The problem with that schematic, is the Port Angeles might not be a
    "real" chip we can get a datasheet for. So it's hard to say what
    some of the logic signals from page 34 actually do, when they connect
    to Port Angeles.

    When the machine goes to standby, the PS_ON# signal goes to the deasserted
    state, meaning 3.3V, 5V, 12V main rails are switched off. All that is left
    is +5VSB. The +5VSB is regulated down, to a voltage suited to running the
    Northbridge and RAM, so that the standby contents can be maintained.

    When the computer comes back up later, there must be some means by which the
    BIOS knows the system state. So there have to be some ICH5 status bits that
    say "I was put to sleep from S3 at last power off". It might not be external
    signals that you can check. You'll have to pull a copy of the ICH5/ICH5R
    datasheet, and look at the docs for some of the status signals you can
    see identified on page 34 of that schematic.

    On page 68, you can see the PS_ON# signal coming out of Port Angeles. And
    some input to Port Angeles, would be carrying a signal triggered by the
    RTC timer, amongst other things.

    So the problem is either ICH5 (Southbridge, BGA, hot air to remove), or
    the equivalent of the Port Angeles (SuperI/O chip of some sort). On page
    67, you can see the other half of Port Angeles, and it has things like
    the Floppy interface, so that makes the chip type SuperI/O.

    So that's roughly where you start, and I've left all the hard
    work to you :)

    Paul
    Paul, Nov 8, 2011
    #2
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  3. jjmcc

    jjmcc Guest

    Thanks, Paul for your detailed post. I won't claim to understan
    everything you said, but it gives me a good place to start understandin
    what might be wrong. Actually, based on what you describe happen
    normally when standby is entered, it looks to me that it's possible tha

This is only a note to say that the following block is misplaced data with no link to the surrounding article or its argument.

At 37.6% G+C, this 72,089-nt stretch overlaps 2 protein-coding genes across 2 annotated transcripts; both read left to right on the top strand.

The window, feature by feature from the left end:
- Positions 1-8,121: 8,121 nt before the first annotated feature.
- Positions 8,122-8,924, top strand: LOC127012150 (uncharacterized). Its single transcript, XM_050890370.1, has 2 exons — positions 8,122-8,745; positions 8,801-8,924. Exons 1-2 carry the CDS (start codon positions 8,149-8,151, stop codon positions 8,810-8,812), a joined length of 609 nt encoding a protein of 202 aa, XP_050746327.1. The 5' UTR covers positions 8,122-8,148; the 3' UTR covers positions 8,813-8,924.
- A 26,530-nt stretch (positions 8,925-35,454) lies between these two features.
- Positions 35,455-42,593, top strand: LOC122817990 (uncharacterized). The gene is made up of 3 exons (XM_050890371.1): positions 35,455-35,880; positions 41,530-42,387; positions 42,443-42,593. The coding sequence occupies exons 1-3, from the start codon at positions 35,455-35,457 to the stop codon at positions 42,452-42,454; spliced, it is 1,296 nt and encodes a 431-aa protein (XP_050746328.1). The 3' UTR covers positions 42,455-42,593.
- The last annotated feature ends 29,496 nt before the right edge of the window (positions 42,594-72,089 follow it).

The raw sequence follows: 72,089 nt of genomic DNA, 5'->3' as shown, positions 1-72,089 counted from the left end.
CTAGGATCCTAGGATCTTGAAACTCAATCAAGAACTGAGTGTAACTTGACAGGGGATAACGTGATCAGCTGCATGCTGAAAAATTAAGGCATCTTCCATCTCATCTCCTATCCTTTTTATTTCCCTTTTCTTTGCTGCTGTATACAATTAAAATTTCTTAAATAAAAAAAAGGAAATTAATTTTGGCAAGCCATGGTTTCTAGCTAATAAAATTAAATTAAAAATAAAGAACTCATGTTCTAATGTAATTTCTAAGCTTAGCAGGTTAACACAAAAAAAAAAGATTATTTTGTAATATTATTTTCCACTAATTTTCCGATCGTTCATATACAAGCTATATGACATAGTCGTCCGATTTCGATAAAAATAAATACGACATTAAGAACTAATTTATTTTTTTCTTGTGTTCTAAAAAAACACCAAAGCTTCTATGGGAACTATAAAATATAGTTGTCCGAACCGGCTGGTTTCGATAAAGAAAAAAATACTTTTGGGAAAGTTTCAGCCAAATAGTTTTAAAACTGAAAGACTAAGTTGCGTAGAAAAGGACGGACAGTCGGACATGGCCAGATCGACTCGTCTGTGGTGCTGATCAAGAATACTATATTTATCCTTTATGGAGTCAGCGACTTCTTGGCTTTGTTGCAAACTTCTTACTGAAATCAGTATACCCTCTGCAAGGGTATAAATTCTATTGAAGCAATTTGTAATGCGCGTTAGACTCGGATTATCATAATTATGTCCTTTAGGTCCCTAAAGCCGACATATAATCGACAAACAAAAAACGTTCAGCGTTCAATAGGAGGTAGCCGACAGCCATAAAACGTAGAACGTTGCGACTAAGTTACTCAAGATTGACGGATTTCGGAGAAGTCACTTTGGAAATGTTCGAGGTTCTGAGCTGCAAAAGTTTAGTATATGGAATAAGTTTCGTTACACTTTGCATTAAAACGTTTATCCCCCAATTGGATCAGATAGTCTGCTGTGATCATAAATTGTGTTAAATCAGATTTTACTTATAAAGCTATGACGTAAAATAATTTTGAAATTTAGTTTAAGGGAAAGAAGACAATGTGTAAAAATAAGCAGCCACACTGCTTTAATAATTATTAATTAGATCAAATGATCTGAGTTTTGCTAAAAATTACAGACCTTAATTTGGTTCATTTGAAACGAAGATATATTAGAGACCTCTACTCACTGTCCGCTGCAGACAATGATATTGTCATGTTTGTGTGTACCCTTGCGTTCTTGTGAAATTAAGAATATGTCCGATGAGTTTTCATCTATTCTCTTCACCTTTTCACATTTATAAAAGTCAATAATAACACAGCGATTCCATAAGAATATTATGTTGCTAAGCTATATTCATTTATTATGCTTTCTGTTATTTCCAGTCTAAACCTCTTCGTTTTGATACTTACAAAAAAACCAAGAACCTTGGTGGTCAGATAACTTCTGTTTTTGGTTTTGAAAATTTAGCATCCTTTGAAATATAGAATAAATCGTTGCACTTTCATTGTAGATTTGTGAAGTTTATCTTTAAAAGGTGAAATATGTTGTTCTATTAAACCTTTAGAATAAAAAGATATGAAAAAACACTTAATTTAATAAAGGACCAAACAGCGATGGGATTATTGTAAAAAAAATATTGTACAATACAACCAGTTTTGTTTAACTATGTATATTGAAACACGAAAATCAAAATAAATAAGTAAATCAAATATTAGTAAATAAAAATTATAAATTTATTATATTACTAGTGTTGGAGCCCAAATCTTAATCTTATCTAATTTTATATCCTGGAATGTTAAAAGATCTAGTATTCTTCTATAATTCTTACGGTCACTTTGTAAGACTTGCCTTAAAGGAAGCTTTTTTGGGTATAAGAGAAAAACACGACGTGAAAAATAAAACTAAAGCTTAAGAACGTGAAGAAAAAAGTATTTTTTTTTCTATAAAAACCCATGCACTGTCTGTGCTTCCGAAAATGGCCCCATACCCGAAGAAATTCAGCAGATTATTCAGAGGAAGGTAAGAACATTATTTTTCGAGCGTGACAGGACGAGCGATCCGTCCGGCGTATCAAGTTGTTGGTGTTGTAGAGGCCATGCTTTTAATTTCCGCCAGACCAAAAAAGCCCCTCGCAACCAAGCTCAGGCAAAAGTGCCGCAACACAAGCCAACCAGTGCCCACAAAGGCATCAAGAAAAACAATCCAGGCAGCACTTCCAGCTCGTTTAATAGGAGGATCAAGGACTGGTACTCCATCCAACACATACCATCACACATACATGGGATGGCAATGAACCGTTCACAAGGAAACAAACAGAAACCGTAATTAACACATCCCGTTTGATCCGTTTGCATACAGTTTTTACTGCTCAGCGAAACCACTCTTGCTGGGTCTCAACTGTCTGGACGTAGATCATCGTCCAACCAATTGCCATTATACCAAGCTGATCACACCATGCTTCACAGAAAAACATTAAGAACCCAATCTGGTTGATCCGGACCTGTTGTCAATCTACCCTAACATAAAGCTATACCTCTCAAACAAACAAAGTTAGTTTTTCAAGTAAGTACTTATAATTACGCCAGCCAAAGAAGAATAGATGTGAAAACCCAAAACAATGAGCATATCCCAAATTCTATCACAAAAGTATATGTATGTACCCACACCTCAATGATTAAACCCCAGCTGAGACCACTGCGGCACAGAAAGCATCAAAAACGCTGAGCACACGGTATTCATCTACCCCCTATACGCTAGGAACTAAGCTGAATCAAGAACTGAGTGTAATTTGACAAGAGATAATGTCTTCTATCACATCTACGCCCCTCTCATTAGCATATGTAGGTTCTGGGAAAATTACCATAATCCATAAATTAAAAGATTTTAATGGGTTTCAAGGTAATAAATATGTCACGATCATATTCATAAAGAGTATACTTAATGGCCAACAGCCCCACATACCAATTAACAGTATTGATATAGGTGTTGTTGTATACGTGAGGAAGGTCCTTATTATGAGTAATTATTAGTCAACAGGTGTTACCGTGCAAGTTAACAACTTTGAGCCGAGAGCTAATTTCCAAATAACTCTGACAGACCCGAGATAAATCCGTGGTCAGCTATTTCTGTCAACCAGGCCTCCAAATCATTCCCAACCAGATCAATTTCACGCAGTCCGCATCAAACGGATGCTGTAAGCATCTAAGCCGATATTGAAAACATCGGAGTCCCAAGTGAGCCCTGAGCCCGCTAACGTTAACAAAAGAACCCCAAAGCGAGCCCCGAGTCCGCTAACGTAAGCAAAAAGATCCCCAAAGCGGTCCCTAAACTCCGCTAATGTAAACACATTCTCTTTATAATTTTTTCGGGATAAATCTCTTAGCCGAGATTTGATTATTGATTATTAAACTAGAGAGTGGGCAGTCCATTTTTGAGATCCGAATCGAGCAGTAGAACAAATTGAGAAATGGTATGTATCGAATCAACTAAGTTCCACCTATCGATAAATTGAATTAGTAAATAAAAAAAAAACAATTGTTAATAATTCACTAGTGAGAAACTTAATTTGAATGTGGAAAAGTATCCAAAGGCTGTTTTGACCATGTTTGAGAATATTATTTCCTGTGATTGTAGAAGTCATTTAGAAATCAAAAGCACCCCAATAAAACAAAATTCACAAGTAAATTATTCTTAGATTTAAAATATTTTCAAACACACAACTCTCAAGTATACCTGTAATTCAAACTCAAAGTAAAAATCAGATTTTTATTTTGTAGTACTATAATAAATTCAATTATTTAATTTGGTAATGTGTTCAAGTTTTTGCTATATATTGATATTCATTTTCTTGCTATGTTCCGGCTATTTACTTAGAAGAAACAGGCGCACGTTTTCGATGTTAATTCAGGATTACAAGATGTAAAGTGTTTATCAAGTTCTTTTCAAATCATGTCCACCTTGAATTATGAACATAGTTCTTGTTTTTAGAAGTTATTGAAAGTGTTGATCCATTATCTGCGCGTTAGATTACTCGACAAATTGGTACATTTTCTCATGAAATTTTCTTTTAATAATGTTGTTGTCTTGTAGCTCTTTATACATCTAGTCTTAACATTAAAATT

+5VSB may be dead on my power supply, rather than it being a MB problem
    That would explain why the system appears to go into standby, but the
    does not wake up. Also, power supplies do tend to fail more often tha
    MBs, right? I'm going to check that out right away!
    jjmcc, Nov 11, 2011
    #3
  4. jjmcc

    jjmcc Guest

    Just thought I'd follow up for the benefit of future lurkers. It wa
    after all a faulty +5VSB in the power supply. I put a voltmeter on i
    and it only read 4.5 V. When I went into standby mode it dropped to 3.
    V. Not good. At this point any sane person would have bought a new P
    on ebay for a few bucks. But being the cheapskate that I am I took
    5V, 3A wall-wart I had lying around (the MB needs 1A in standby mode)
    drilled a hole in the PS, and wired it to the +5VSB line. Works like
    charm! The computer now has two plugs, but who cares? So, I fixed i
    with a soldering iron after all!
    jjmcc, Nov 12, 2011
    #4
  5. jjmcc

    Paul Guest

    jjmcc wrote:
    > Just thought I'd follow up for the benefit of future lurkers. It was
    > after all a faulty +5VSB in the power supply. I put a voltmeter on it
    > and it only read 4.5 V. When I went into standby mode it dropped to 3.3
    > V. Not good. At this point any sane person would have bought a new PS
    > on ebay for a few bucks. But being the cheapskate that I am I took a
    > 5V, 3A wall-wart I had lying around (the MB needs 1A in standby mode),
    > drilled a hole in the PS, and wired it to the +5VSB line. Works like a
    > charm! The computer now has two plugs, but who cares? So, I fixed it
    > with a soldering iron after all!
    >
    > J


    Cool :)

    Paul
    Paul, Nov 12, 2011
    #5